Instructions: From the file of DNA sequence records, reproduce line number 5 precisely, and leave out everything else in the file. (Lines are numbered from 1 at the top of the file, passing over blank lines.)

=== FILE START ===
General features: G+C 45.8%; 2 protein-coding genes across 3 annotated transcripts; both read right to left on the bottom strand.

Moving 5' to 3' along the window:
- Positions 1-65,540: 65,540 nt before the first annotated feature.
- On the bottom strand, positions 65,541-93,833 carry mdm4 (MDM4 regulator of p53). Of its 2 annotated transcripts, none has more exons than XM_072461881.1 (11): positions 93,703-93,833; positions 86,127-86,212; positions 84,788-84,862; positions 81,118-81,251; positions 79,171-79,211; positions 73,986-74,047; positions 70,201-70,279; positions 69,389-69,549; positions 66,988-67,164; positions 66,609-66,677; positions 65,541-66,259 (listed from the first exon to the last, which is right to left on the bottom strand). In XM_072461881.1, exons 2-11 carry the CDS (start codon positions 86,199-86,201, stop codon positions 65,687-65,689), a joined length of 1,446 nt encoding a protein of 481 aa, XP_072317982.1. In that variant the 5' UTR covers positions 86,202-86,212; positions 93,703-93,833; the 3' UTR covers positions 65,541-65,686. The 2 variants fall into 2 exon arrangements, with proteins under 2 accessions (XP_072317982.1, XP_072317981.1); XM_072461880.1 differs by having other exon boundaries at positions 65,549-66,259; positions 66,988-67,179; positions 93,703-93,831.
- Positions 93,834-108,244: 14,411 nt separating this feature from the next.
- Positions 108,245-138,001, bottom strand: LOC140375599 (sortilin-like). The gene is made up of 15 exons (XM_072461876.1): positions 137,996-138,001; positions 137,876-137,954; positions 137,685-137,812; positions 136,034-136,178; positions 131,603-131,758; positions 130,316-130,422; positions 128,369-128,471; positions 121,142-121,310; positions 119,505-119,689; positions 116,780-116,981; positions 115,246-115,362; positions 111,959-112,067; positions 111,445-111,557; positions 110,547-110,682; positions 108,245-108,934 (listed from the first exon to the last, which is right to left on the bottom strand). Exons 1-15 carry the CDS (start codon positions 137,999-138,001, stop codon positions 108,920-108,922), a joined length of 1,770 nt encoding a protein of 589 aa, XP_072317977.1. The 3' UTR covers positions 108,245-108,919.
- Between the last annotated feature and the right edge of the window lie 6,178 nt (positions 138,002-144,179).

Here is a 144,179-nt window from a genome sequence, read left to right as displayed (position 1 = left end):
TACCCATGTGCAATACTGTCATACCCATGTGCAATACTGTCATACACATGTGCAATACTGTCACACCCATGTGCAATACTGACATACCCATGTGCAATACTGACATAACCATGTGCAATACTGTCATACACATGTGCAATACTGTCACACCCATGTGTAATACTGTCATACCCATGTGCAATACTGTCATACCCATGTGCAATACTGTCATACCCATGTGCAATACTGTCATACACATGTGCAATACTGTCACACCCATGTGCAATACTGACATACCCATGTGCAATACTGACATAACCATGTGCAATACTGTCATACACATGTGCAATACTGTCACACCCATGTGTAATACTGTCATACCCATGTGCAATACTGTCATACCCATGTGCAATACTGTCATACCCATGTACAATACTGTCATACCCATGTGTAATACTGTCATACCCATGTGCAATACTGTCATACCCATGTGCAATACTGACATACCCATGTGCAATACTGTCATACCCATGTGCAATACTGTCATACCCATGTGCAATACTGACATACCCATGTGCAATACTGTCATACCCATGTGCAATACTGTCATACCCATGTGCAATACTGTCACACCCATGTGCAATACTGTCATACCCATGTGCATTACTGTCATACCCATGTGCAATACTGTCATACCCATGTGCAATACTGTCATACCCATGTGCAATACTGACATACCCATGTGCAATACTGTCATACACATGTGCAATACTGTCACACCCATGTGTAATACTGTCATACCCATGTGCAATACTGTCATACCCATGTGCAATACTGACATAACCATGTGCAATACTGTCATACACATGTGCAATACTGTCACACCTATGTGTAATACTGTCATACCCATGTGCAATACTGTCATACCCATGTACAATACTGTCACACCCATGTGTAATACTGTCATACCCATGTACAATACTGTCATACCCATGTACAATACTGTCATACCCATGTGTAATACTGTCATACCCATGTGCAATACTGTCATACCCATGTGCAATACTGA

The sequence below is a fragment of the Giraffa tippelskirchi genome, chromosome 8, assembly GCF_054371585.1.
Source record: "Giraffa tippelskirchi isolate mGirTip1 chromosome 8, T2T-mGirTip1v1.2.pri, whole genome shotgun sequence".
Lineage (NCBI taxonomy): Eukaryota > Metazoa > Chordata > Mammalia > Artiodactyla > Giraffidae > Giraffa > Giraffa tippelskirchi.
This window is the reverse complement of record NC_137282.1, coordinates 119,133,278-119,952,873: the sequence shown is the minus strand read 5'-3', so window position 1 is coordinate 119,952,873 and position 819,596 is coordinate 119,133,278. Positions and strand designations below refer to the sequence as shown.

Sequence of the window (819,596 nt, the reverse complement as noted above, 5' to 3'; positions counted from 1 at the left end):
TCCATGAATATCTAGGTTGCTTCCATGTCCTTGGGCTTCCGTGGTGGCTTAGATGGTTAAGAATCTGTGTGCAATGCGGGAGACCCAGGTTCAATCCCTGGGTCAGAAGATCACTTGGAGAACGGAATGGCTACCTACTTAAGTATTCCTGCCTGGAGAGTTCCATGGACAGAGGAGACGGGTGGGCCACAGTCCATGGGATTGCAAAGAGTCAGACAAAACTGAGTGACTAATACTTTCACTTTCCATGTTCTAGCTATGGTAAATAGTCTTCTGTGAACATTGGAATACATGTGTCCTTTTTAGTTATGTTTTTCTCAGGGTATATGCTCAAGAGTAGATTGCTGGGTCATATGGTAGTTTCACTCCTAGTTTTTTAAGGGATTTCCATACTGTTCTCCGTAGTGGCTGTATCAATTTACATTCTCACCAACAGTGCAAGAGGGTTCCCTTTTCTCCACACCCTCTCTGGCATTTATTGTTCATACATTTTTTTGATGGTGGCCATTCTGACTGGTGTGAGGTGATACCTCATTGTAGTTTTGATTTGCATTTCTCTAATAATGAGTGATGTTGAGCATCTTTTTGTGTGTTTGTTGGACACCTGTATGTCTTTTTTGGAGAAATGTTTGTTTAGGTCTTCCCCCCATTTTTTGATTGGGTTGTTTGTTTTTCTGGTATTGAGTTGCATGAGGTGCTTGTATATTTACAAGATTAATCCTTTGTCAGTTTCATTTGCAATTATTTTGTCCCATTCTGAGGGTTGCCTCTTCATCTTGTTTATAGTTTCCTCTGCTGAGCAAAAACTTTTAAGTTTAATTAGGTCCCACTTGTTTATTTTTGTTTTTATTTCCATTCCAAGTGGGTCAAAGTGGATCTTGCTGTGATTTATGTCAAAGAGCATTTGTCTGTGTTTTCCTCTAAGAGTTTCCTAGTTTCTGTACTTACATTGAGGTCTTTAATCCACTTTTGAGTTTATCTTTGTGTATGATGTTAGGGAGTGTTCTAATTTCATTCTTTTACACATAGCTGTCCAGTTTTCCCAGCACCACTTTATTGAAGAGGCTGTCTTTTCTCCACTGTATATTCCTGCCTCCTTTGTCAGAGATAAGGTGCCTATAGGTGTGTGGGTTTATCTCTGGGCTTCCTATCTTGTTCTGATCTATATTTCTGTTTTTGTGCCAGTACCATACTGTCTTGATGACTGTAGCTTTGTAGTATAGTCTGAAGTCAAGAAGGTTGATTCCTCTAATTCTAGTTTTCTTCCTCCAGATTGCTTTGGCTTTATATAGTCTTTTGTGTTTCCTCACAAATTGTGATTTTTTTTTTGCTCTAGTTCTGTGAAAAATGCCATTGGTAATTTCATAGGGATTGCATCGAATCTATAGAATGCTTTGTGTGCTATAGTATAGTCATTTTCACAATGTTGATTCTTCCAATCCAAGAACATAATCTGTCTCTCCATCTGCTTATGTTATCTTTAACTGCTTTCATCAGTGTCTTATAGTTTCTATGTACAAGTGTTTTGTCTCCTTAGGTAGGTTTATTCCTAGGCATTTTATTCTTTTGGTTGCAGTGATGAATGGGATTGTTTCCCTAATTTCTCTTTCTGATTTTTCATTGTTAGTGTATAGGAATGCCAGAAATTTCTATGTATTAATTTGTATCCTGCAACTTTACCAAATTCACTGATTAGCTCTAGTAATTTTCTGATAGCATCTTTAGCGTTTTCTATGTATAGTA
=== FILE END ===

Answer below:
- Positions 93,834-108,244: 14,411 nt separating this feature from the next.